To get the source code from GitHub, navigate to in your browser and click Clone or download.

If you have a GitHub account and have enabled Visual Studio integration you can click Open in Visual Studio. You’ll have the opportunity to select the directory where the local repository will be located.

Clone Git repository

You can, of course, also use whatever process you prefer for creating local projects and repositories. If you’re using Visual Studio 2019, the cloud-first workflow enables a quick alternative to cloning the GitHub repository.

Visual Studio 2019 workflow

Get started with Twilio Programmable Video

If you build the project by following the steps in the previous post you will create a Twilio account and a Programmable Video project as part of that process. You can skip the rest of the instructions in this section.

If you’ve downloaded the project source code from GitHub you’ll need a free Twilio trial account and a Twilio Programmable Video project to be able to run the project locally or on Azure. Getting set up will take just a few minutes.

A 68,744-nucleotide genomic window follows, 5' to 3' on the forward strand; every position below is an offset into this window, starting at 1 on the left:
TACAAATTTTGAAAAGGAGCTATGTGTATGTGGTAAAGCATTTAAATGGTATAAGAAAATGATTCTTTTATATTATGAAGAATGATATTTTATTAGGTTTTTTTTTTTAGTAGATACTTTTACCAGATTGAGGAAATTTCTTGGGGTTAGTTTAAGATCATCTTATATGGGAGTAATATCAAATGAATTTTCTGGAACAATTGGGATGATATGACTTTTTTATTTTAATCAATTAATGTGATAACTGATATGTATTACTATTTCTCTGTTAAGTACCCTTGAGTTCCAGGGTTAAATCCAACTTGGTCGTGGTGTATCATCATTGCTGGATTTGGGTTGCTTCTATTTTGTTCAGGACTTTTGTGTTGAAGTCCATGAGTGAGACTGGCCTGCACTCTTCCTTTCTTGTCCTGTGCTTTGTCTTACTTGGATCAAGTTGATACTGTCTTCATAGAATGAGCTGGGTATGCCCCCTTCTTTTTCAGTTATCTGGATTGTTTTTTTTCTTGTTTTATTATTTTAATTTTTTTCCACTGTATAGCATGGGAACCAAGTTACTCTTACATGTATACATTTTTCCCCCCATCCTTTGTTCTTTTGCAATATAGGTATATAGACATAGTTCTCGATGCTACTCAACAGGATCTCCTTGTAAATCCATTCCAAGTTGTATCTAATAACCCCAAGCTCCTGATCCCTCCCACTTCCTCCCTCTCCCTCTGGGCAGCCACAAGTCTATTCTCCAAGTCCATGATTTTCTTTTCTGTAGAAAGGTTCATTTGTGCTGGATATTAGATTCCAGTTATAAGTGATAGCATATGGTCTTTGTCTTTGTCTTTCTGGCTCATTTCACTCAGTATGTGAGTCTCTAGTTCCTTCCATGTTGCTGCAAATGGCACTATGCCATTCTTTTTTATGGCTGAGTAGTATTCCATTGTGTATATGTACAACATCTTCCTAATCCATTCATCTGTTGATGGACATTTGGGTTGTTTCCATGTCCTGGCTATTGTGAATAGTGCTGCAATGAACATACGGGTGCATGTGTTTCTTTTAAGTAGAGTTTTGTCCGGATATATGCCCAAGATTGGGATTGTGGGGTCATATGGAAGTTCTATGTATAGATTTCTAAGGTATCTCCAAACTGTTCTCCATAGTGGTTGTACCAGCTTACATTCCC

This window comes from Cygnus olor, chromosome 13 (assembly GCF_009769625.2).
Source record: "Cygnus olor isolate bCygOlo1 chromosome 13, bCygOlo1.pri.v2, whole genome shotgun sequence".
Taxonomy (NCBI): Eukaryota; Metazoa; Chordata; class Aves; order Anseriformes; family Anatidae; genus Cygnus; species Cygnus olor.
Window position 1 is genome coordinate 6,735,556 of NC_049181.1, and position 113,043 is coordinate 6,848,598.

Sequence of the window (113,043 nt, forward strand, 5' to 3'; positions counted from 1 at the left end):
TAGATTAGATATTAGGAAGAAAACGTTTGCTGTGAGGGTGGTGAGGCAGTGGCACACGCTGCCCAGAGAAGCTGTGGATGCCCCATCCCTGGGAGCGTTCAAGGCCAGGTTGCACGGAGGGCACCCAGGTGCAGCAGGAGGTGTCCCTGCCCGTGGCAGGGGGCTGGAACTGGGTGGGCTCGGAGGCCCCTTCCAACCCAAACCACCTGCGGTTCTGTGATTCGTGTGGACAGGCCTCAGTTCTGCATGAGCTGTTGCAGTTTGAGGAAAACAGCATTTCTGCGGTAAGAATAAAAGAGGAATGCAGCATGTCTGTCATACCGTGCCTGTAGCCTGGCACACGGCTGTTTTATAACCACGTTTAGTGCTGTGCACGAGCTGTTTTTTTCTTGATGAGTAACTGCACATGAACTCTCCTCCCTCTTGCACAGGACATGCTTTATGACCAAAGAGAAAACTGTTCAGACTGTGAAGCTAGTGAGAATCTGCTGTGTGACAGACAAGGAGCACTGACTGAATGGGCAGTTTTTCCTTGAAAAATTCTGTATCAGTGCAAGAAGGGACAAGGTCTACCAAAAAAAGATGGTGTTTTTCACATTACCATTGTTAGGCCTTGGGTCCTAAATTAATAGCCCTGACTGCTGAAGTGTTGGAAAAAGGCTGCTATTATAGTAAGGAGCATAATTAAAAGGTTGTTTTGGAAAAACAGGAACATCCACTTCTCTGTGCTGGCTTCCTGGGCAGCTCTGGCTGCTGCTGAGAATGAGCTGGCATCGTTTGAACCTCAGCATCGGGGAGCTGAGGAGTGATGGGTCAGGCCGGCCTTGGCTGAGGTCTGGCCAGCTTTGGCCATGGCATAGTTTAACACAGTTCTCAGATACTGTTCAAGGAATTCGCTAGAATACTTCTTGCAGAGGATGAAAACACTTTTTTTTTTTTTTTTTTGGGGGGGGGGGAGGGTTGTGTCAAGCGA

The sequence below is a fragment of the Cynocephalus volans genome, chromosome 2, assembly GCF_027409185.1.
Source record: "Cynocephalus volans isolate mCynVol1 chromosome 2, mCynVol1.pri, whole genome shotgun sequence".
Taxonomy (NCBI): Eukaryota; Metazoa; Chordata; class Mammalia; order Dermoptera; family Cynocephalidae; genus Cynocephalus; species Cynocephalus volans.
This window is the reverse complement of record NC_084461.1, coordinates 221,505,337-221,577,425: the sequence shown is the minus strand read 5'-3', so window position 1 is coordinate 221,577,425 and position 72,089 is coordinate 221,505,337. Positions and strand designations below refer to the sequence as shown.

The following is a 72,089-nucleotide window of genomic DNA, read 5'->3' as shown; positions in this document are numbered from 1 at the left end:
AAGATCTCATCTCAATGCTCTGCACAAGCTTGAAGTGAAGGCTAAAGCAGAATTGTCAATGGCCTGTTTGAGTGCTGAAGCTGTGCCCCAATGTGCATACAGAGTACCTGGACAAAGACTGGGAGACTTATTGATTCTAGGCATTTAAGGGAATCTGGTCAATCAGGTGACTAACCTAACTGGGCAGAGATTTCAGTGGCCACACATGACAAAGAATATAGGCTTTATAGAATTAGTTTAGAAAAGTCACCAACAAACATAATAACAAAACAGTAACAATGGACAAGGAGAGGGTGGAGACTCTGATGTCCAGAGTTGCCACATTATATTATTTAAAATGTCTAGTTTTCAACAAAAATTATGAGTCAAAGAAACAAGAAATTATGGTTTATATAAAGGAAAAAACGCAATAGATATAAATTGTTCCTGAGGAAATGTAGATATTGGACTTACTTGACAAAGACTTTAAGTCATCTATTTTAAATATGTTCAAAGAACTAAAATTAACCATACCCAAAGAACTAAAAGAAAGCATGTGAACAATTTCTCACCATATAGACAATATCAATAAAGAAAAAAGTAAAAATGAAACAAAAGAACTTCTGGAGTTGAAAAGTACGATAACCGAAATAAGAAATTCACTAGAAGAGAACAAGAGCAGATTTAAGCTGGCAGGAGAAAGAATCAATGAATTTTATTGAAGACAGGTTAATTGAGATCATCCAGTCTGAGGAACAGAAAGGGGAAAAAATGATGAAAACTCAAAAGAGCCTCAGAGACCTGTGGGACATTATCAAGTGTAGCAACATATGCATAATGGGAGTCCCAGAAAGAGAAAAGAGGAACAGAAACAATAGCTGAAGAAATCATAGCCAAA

Once you have a Twilio account, go to the Twilio Console and perform the following steps:

  1. On the dashboard home, locate your Account SID and Auth Token and copy them to a safe place.
  2. Select the Programmable Video section of the Console.
  3. Under Tools > API Keys, create a new API key with a friendly name of your choosing and copy the SID and API Secret to a safe place.

The credentials you just acquired are user secrets, so don’t store them in the project source code. Remember that inadvertent disclosure of user secrets can result in unexpected billings.

If you are going to run the project locally, which you’ll need to do to make changes and experiment with Azure’s continuous integration features, you’ll need your Twilio credentials on your local machine. One way to keep them safe and make them accessible in your project configuration is to store them as environment variables on your development machine.

ASP.NET Core can access environment variables through the Microsoft.Extensions.Configuration package so they can be used as properties of a IConfiguration object in the Startup class. The following instructions show you how to do this on Windows.